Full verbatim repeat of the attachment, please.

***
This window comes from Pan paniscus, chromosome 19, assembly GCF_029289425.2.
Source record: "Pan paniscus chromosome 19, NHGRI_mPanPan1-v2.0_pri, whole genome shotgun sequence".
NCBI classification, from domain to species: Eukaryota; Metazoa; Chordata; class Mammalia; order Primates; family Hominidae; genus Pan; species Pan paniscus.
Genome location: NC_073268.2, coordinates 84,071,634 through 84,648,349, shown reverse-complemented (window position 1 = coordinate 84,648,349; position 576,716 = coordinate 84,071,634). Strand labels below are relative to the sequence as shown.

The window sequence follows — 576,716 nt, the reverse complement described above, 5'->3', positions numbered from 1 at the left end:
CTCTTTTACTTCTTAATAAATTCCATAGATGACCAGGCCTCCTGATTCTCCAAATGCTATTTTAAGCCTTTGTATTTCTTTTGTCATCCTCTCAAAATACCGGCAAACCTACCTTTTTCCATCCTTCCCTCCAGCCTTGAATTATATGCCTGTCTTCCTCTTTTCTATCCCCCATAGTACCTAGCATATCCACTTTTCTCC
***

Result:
This window comes from Pan paniscus, chromosome 19, assembly GCF_029289425.2.
Source record: "Pan paniscus chromosome 19, NHGRI_mPanPan1-v2.0_pri, whole genome shotgun sequence".
NCBI classification, from domain to species: Eukaryota; Metazoa; Chordata; class Mammalia; order Primates; family Hominidae; genus Pan; species Pan paniscus.
Genome location: NC_073268.2, coordinates 84,071,634 through 84,648,349, shown reverse-complemented (window position 1 = coordinate 84,648,349; position 576,716 = coordinate 84,071,634). Strand labels below are relative to the sequence as shown.

The window sequence follows — 576,716 nt, the reverse complement described above, 5'->3', positions numbered from 1 at the left end:
CTCTTTTACTTCTTAATAAATTCCATAGATGACCAGGCCTCCTGATTCTCCAAATGCTATTTTAAGCCTTTGTATTTCTTTTGTCATCCTCTCAAAATACCGGCAAACCTACCTTTTTCCATCCTTCCCTCCAGCCTTGAATTATATGCCTGTCTTCCTCTTTTCTATCCCCCATAGTACCTAGCATATCCACTTTTCTCC